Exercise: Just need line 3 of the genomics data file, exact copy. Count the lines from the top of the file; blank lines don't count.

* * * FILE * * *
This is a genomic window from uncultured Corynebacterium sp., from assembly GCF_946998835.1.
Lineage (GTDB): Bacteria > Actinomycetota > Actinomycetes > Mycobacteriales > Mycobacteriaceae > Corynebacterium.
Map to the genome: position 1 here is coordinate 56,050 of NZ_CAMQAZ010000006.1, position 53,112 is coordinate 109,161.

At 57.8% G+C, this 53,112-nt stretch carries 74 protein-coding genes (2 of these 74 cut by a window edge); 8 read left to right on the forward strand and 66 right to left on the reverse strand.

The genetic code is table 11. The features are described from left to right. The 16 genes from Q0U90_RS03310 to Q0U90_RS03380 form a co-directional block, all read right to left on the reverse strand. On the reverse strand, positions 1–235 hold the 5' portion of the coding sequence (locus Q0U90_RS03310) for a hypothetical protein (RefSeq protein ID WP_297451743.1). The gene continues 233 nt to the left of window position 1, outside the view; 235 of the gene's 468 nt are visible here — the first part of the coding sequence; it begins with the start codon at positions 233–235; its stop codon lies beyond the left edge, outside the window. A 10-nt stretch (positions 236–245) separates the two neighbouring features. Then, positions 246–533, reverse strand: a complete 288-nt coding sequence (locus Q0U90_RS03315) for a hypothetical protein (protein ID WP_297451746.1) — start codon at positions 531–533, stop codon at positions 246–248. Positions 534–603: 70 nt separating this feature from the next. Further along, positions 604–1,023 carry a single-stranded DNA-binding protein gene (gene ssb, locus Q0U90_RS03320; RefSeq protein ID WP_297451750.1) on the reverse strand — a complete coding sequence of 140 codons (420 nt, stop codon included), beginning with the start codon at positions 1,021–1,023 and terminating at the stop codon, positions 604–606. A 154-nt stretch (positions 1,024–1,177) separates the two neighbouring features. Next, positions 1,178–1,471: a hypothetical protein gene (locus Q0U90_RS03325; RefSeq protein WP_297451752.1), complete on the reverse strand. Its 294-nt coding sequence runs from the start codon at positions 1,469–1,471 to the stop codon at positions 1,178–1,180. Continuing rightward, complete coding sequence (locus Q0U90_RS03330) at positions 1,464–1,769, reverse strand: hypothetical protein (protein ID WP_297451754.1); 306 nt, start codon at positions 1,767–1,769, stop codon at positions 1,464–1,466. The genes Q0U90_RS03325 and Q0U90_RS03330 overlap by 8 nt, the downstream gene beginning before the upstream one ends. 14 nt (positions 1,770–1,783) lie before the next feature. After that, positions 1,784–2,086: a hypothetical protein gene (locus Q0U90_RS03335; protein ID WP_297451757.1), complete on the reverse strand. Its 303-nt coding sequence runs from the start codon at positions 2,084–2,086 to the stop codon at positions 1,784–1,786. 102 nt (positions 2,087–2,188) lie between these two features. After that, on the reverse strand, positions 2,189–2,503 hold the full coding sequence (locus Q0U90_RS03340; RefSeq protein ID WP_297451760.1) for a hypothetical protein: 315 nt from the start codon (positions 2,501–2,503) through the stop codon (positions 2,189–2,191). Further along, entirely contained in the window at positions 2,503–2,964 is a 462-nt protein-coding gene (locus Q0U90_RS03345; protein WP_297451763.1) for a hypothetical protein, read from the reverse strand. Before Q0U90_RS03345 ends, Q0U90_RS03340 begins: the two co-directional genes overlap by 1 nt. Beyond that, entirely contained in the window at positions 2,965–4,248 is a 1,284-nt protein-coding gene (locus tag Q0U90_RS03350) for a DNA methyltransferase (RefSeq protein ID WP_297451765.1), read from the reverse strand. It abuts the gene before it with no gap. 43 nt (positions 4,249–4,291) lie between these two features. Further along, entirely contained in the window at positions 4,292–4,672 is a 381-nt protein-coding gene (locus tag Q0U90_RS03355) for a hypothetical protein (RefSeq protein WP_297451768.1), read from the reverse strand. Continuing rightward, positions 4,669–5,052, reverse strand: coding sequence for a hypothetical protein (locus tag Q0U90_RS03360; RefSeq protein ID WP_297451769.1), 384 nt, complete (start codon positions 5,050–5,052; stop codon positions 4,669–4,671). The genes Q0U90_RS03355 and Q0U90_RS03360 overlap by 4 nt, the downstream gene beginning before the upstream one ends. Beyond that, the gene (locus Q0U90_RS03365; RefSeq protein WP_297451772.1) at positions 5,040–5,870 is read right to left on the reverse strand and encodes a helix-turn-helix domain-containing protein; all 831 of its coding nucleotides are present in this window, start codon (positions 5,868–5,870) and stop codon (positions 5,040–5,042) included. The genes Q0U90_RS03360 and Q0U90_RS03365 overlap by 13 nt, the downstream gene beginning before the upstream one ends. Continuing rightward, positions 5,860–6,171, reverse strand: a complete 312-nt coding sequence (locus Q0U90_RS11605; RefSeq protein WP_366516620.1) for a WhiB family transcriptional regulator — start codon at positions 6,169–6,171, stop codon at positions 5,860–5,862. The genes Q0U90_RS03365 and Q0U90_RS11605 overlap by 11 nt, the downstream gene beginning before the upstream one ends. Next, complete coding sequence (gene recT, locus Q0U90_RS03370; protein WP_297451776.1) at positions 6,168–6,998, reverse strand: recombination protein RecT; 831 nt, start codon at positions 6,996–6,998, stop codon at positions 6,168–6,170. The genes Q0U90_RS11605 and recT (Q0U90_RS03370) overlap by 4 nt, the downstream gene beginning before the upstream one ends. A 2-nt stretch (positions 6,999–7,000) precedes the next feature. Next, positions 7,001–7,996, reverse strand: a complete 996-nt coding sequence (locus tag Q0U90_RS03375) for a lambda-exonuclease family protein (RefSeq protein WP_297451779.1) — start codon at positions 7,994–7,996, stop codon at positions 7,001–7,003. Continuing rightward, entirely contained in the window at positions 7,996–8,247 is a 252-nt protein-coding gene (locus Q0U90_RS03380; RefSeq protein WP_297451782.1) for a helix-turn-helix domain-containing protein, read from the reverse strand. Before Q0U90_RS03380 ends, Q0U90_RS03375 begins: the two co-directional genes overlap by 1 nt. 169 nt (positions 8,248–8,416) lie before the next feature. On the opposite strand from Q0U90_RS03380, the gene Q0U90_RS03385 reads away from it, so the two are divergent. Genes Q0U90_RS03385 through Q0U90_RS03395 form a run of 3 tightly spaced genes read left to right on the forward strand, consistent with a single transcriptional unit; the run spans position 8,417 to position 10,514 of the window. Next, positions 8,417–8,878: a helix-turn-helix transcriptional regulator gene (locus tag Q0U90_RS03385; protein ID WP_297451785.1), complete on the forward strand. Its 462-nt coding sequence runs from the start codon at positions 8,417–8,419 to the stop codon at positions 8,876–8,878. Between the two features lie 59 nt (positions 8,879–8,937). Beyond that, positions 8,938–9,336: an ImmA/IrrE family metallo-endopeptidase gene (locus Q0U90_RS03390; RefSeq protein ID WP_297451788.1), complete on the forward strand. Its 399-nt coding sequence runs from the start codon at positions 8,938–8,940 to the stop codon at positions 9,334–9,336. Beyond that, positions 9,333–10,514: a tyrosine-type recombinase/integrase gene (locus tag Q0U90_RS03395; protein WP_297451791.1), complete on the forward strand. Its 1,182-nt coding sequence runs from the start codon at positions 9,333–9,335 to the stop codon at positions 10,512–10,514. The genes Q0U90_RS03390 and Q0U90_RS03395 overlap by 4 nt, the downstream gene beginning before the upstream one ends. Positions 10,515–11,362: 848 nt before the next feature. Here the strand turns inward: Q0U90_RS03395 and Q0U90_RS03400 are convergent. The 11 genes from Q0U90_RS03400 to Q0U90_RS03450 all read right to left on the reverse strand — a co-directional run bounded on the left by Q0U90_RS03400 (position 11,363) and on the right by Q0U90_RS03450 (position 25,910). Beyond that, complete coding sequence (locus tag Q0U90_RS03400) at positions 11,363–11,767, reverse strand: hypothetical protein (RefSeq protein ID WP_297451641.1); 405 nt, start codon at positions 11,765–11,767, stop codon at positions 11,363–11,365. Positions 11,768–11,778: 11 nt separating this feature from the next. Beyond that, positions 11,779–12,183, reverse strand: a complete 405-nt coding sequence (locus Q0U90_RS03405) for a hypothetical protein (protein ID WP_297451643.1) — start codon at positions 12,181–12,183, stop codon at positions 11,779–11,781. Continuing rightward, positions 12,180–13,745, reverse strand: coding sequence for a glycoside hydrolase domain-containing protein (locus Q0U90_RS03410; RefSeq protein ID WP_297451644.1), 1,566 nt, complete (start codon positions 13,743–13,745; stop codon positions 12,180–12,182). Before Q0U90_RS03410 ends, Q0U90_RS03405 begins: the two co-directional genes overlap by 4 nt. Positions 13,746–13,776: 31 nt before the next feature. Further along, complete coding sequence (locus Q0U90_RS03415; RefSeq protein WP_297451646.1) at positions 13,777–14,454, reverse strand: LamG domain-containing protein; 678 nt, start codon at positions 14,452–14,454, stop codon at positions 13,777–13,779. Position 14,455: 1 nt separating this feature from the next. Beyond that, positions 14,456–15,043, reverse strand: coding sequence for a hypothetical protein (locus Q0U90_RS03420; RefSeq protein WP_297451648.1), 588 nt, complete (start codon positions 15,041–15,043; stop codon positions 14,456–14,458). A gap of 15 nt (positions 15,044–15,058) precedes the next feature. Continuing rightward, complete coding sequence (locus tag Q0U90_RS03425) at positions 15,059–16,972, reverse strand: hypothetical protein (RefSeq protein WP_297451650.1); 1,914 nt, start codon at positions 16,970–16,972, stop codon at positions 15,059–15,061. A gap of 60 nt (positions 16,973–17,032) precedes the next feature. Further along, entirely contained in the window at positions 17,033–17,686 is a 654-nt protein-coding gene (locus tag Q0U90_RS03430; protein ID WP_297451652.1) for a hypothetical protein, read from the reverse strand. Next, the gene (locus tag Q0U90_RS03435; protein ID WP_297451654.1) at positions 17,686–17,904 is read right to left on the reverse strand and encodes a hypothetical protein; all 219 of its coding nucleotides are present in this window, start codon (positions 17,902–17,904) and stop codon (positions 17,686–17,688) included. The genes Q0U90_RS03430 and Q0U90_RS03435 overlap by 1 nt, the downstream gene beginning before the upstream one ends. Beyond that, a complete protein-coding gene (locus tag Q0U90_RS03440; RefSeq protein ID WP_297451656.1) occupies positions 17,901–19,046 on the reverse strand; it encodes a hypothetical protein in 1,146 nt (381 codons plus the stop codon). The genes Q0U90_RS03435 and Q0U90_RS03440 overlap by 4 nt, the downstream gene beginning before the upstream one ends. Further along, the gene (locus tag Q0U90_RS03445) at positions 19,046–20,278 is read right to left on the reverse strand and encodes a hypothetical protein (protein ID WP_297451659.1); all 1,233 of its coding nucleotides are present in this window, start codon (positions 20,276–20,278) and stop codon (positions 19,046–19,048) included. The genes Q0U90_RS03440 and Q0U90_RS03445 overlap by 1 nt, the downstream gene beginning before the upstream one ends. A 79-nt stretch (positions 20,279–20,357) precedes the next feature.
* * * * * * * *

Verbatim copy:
Map to the genome: position 1 here is coordinate 56,050 of NZ_CAMQAZ010000006.1, position 53,112 is coordinate 109,161.